(a) via the hopper, with powdered polypropylene (PP) marketed under the name Eltex P HL 402, to which has been added a coupling system marketed under the names Ucarsil PC-1A (Y-9777) and PC-1B (Y-9771) by Union Carbide),
(b) via the fourth module of the extruder--that is to say at a location in the extruder where the PP is molten--with heated or dried beech sawdust.
The PP, the sawdust and the coupling system are introduced in quantities suited to obtaining an extruded composition comprising 54% by weight of PP, 45% of sawdust and 1% of the coupling system.
This composition leaves the extruder through a flat die in the form of a sheet which is then made smooth between the rolls of a hot polishing calender. The main properties of the sheet obtained are collated in Table I below.
The test of Example 1 is repeated, the extruder being fed with sawdust via the hopper and with PP, to which the coupling system has been added, via a satellite extruder feeding the fourth module.
The properties of the sheet obtained are collated in Table I.
The test of Example 1 is repeated, the extruder being fed, via the hopper, with all the ingredients of the composition, premixed cold in a blender-homogenizer.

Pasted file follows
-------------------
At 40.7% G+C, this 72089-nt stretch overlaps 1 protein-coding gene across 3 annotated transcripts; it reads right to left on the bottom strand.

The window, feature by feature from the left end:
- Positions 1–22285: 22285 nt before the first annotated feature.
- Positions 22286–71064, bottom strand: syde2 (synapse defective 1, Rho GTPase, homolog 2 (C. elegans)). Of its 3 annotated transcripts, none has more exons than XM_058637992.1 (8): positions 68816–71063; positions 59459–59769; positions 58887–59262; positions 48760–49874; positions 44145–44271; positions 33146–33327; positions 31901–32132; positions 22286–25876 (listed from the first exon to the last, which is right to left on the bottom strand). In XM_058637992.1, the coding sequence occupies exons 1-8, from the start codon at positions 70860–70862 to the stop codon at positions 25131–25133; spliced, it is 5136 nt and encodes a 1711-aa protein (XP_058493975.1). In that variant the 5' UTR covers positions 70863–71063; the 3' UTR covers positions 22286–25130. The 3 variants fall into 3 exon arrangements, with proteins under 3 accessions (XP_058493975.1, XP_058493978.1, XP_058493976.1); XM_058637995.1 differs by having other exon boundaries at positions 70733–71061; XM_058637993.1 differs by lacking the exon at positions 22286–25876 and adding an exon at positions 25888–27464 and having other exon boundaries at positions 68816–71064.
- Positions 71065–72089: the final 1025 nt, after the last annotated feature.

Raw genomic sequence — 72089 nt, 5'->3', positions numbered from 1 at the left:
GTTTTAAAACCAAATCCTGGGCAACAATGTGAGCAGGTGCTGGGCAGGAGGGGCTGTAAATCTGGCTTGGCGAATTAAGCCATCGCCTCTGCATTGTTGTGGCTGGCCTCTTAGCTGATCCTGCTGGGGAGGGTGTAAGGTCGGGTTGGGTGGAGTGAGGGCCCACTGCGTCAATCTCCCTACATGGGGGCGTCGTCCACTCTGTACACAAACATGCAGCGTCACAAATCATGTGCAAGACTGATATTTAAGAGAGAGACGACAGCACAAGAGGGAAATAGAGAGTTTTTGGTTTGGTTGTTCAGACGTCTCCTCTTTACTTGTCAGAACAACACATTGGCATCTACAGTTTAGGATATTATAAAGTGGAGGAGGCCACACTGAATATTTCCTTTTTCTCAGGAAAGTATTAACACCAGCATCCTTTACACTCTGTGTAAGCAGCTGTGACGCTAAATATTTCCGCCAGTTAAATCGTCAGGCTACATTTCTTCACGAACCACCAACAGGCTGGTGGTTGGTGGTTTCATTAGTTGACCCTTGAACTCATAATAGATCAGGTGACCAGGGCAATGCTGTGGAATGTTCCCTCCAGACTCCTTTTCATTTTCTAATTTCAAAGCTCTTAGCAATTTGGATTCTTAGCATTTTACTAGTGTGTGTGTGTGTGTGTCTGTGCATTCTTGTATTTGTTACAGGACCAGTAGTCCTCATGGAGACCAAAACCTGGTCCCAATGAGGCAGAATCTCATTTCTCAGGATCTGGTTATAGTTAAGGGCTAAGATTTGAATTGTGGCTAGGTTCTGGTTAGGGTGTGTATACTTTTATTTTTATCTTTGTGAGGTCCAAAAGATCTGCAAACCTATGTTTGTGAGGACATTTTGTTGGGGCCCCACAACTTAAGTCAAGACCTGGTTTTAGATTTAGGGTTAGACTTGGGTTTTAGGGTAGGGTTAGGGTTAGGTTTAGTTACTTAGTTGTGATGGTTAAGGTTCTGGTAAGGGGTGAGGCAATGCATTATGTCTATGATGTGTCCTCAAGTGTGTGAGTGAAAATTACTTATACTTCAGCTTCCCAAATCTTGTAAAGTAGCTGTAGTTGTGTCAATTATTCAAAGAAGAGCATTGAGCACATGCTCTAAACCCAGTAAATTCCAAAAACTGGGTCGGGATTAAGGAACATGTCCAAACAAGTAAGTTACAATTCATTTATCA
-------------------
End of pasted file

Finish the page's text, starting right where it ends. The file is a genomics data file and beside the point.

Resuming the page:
The properties of the sheet obtained are collated in Table I.
The test of Example 1 is repeated, except that the extruder is fed, via the hopper, with the PP, which has been modified using the coupling system in the course of a prior pass, without sawdust, through the same extruder, followed by a grinding operation.
The properties of the sheet obtained are collated in Table I.
To reproduce the process consisting of extruding PP compounded with 50% by weight of wood flour in the presence of 1% as total weight of the coupling system (E. A. Coleman, "Reinforcement of Polymer with filler" in "Society of Plastics Industry--Technical Proceedings" (SPI/SPE '84), 21-23 June 1984, page 285, left column), the product resulting from grinding the extrudate obtained according to Example 1 is reintroduced into the hopper of the extruder of this example.
The properties of the sheet obtained out of this second pass through the extruder are collated in Table I.
TABLE I______________________________________ EXAMPLES 1 according to the 2 3 4 5 invention for comparison______________________________________Modulus (E) measured 5170 4915 4530 4120 4430at 23° C. (MPa)100° C. (MPa) 1450 1180 1010 1250 1090(DIN standard 53457)Impact strength 6.3 7.9 8.5 6.5 9.9(unnotched test piece)(DIN standard 53453)(kJ/m2)G'/G" ratio at 200° C. 0.95 0.56 0.47 0.79 0.64and at 0.1 rad/s(0.1 s-1)______________________________________
These results show that only the process of the invention makes it possible to obtain compositions exhibiting an optimum compromise of high-temperature rigidity (modulus (E)) and impact strength, combined with a high ratio of the moduli G'/G".